How To Price Interior Design Services (In 5 Steps)

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How To Price Interior Design Services (In 5 Steps)

by Jo Chrobak

by Jo Chrobak

INTERIOR DESIGNER’S BUSINESS SCHOOL

by Jo Chrobak

by Jo Chrobak

INTERIOR DESIGNER’S BUSINESS SCHOOL

Table of Contents

Today’s post will cover how to price interior design services and projects in five easy steps. This is a topic close to my heart, mainly because it blows my mind how inaccurate the information out there is – and the information provided is based on guesses or copying other designers (hoping that those other designers know what they are doing) than factual industry information or the person teaching this has never run a successful interior design business themselves. Even the Interior Design and Architecture bodies undertaking annual pricing surveys about how real designers price their interior design projects only reveal figures rather than pricing methods which I find baffling.

Pricing projects and services is something we do almost every single day as business owners, and yet people need to learn how to do it in a way that is right for their business because there is no “one” right way that is right for everyone. So this is why, today, you will learn how to price interior design services in five easy steps, and you can finally get the answer you’re looking for from an accurate source, tested on hundreds if not thousands of design firms across many years.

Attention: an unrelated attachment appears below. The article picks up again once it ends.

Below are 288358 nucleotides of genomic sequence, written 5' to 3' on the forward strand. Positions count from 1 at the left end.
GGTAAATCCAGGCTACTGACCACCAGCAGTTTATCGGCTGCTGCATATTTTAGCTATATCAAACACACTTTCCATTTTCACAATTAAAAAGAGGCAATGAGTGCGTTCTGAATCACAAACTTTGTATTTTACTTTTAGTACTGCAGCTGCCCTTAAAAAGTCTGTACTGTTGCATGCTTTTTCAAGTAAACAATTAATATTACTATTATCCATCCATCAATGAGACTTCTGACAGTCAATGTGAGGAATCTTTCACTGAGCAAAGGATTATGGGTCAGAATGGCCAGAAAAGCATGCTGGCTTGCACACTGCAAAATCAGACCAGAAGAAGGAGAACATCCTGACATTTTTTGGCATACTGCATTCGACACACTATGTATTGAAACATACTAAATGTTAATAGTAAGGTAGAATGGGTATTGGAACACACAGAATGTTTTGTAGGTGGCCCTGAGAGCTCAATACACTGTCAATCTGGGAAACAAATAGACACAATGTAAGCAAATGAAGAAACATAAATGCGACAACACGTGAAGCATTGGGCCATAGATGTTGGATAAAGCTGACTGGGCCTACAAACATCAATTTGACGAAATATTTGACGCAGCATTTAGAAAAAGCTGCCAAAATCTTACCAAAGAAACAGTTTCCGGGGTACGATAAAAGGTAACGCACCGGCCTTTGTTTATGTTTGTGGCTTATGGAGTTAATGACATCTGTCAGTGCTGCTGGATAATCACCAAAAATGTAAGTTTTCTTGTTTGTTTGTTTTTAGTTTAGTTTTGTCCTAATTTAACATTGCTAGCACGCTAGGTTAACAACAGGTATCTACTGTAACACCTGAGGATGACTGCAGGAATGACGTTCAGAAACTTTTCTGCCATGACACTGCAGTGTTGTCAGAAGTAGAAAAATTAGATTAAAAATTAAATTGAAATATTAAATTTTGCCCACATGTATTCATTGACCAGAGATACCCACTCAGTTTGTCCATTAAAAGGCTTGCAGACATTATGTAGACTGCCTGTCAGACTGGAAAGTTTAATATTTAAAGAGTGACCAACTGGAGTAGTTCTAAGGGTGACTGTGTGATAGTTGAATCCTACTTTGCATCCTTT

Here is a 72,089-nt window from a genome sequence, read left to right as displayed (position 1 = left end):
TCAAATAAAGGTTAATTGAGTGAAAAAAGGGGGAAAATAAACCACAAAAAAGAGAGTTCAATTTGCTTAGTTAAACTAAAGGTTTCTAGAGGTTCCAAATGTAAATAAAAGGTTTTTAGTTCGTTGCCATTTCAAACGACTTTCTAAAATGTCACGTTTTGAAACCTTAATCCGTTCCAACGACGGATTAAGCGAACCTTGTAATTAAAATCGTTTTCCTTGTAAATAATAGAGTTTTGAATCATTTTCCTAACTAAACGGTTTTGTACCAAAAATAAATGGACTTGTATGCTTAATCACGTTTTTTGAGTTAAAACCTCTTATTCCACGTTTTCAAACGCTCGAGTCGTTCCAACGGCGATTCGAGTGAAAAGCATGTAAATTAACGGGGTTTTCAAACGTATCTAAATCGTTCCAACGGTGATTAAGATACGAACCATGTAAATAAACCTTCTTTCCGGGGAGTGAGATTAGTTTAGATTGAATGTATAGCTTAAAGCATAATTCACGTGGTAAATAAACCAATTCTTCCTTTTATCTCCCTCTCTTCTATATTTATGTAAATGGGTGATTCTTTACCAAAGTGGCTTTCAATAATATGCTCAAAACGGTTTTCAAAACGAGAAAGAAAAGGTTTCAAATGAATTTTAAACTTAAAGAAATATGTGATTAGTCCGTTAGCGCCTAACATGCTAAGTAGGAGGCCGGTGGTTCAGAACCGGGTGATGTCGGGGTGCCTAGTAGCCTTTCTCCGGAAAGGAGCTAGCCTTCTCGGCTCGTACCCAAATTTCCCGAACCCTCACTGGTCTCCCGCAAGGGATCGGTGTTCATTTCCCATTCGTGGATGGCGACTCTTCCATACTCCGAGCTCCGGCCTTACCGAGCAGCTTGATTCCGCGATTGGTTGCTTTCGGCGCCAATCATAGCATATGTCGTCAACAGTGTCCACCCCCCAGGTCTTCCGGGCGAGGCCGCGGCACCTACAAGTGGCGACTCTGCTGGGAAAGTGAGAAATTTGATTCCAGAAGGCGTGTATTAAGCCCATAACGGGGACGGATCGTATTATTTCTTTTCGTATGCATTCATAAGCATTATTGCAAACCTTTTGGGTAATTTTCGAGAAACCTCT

However, there is one warning here; you will need to do some work to know how to price interior design services accurately. It’s not just a magic number that gets plucked from thin air. To make a profit, you need to know your figures. What is a profit for one person may not be for another, so you need to know the statistics of your own business (that’s why you can’t use someone else’s prices!)

Also, it is essential to note here that what we are learning how to price interior design services as in those that you undertake as a professional designer – not the physical construction and labour costs of the builder (if you’re a design and build or design and install company you will have additional material and other labour costs as you well know).

So here it is. It’s not magic or rocket science. This information spans far beyond my 20+ year career because I was taught by the best. The most fantastic architecture firms with the best names and others with skyrocketing profits. I’ve teamed that knowledge with my small start-up and coaching knowledge and am pleased to share it with you to demystify this topic:

STEP 1 | List Out The Services For The Project